Do Parties Negotiate After Trespass Litigation? An Empirical Study of Coasean Bargaining
60 Pages Posted: 9 Jul 2016 Last revised: 20 Apr 2019
Date Written: April 16, 2019
The allocative efficiency outcome predicted by the Coase theorem critically depends on the assumption that, barring high transaction costs, parties will bargain after litigation and mis-allocated entitlements by courts will be re-allocated through voluntary exchanges. Ward Farnsworth’s 1999 informal small-scale survey lent credence to the claim that parties do not bargain after litigation because of the endowment effect and the animosity created by litigation. Farnsworth’s sample is small and statistically biased. Yet no other article has tested whether parties in the real world would systematically fail to exchange for behavioral reasons.
This paper combines six different data sources to shed light on this issue. We survey nearly 800 practicing attorneys, who reported that a majority of their clients settled with the other litigating party after courts had rendered decisions. We also examine over 300 hand-coded Taiwanese cases in which the landowner sued the illicit possessor for building a structure on the plaintiff’s property. Real estate transaction records of the land in dispute show that in 6% of the cases, the landowner registered a sale of property to the possessor after the litigation. Evidence from Google Street View and satellite pictures taken by the Taiwan government suggests that the exchange rate is higher than 6%. Logistic regressions suggest that post-litigation bargaining dynamics are at least partly rational — allocative efficiency and transaction costs (conventionally defined) still matter. To the extent that the pro se status proxies for animosity incurred during litigation, Farnsworth’s thesis is also supported.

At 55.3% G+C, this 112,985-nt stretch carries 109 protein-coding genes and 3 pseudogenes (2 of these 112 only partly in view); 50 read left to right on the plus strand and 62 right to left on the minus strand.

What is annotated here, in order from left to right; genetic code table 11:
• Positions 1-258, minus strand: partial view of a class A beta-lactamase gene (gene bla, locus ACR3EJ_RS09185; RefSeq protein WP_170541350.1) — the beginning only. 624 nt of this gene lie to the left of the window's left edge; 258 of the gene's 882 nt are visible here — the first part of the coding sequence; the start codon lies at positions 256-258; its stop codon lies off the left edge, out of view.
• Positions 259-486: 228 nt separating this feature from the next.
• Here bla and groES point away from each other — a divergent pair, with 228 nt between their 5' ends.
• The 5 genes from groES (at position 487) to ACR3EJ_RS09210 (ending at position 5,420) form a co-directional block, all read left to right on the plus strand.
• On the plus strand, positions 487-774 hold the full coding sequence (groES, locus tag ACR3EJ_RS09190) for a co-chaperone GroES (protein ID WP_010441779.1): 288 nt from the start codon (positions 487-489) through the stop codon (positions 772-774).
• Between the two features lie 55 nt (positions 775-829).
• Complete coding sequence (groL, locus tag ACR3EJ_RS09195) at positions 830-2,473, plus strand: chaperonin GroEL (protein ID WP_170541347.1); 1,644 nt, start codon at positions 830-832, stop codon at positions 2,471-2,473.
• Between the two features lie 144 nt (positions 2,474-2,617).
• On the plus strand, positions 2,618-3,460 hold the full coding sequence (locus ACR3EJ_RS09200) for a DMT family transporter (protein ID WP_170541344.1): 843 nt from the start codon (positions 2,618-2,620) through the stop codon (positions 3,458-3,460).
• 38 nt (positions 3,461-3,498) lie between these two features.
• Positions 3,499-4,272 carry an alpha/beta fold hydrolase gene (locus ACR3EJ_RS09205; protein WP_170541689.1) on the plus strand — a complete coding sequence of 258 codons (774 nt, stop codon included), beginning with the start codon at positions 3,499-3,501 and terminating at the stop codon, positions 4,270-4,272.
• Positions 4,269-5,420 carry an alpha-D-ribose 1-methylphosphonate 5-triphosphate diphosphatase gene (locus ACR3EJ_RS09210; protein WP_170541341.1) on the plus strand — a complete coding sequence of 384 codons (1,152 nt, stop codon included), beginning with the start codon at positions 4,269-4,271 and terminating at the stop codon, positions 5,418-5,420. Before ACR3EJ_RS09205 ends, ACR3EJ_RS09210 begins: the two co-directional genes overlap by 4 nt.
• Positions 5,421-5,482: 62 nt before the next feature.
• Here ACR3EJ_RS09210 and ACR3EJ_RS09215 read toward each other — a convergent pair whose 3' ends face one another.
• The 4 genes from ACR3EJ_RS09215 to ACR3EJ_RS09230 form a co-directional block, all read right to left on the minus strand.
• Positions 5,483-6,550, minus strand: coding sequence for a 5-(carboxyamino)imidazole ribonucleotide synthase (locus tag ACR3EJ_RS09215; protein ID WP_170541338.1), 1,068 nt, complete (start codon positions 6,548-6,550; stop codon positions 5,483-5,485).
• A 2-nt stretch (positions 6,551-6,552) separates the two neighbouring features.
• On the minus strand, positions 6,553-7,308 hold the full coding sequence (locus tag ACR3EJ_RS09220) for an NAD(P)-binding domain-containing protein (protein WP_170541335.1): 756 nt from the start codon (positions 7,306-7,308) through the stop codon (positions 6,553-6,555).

Keywords: Endowment effect (endowment theory), animosity, the Coase theorem, eviction, behavioral law and economics
JEL Classification: K11
Suggested Citation: Suggested Citation